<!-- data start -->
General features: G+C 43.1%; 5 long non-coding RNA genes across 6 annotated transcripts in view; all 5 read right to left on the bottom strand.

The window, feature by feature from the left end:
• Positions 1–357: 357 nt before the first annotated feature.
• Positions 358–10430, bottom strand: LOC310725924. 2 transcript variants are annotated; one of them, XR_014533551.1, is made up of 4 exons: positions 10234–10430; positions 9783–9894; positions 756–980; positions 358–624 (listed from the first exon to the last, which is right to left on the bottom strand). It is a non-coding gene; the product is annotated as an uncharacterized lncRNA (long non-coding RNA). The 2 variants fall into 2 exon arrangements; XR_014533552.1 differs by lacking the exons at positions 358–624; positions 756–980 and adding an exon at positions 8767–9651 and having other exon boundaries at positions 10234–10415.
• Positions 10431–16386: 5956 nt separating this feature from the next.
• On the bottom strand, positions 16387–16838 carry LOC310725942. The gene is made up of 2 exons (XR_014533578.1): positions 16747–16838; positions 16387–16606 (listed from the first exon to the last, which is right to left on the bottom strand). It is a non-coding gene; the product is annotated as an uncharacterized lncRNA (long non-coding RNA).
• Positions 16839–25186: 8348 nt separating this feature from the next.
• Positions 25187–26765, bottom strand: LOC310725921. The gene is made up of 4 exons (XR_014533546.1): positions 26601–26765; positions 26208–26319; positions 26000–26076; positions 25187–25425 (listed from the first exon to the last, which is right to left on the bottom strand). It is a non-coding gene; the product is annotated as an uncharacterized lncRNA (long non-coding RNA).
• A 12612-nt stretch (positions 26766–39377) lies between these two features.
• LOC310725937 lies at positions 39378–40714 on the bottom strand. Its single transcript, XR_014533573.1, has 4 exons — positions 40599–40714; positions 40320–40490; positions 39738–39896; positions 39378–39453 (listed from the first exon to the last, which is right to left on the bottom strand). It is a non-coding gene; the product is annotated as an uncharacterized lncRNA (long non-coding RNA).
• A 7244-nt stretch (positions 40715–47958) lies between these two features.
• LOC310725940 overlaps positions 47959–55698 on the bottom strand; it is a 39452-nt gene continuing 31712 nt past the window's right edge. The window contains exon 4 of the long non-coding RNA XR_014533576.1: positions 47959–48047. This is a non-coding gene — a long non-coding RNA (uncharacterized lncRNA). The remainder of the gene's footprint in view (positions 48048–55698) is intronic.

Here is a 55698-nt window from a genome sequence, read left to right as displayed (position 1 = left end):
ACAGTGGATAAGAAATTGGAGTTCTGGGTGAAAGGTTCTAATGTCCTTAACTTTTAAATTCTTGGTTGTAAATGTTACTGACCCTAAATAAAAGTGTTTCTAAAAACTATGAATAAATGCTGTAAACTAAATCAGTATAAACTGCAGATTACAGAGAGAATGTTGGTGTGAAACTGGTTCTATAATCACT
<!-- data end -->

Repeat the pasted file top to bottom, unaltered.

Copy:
General features: G+C 43.1%; 5 long non-coding RNA genes across 6 annotated transcripts in view; all 5 read right to left on the bottom strand.

The window, feature by feature from the left end:
• Positions 1–357: 357 nt before the first annotated feature.
• Positions 358–10430, bottom strand: LOC310725924. 2 transcript variants are annotated; one of them, XR_014533551.1, is made up of 4 exons: positions 10234–10430; positions 9783–9894; positions 756–980; positions 358–624 (listed from the first exon to the last, which is right to left on the bottom strand). It is a non-coding gene; the product is annotated as an uncharacterized lncRNA (long non-coding RNA). The 2 variants fall into 2 exon arrangements; XR_014533552.1 differs by lacking the exons at positions 358–624; positions 756–980 and adding an exon at positions 8767–9651 and having other exon boundaries at positions 10234–10415.
• Positions 10431–16386: 5956 nt separating this feature from the next.
• On the bottom strand, positions 16387–16838 carry LOC310725942. The gene is made up of 2 exons (XR_014533578.1): positions 16747–16838; positions 16387–16606 (listed from the first exon to the last, which is right to left on the bottom strand). It is a non-coding gene; the product is annotated as an uncharacterized lncRNA (long non-coding RNA).
• Positions 16839–25186: 8348 nt separating this feature from the next.
• Positions 25187–26765, bottom strand: LOC310725921. The gene is made up of 4 exons (XR_014533546.1): positions 26601–26765; positions 26208–26319; positions 26000–26076; positions 25187–25425 (listed from the first exon to the last, which is right to left on the bottom strand). It is a non-coding gene; the product is annotated as an uncharacterized lncRNA (long non-coding RNA).
• A 12612-nt stretch (positions 26766–39377) lies between these two features.
• LOC310725937 lies at positions 39378–40714 on the bottom strand. Its single transcript, XR_014533573.1, has 4 exons — positions 40599–40714; positions 40320–40490; positions 39738–39896; positions 39378–39453 (listed from the first exon to the last, which is right to left on the bottom strand). It is a non-coding gene; the product is annotated as an uncharacterized lncRNA (long non-coding RNA).
• A 7244-nt stretch (positions 40715–47958) lies between these two features.
• LOC310725940 overlaps positions 47959–55698 on the bottom strand; it is a 39452-nt gene continuing 31712 nt past the window's right edge. The window contains exon 4 of the long non-coding RNA XR_014533576.1: positions 47959–48047. This is a non-coding gene — a long non-coding RNA (uncharacterized lncRNA). The remainder of the gene's footprint in view (positions 48048–55698) is intronic.

Here is a 55698-nt window from a genome sequence, read left to right as displayed (position 1 = left end):
ACAGTGGATAAGAAATTGGAGTTCTGGGTGAAAGGTTCTAATGTCCTTAACTTTTAAATTCTTGGTTGTAAATGTTACTGACCCTAAATAAAAGTGTTTCTAAAAACTATGAATAAATGCTGTAAACTAAATCAGTATAAACTGCAGATTACAGAGAGAATGTTGGTGTGAAACTGGTTCTATAATCACT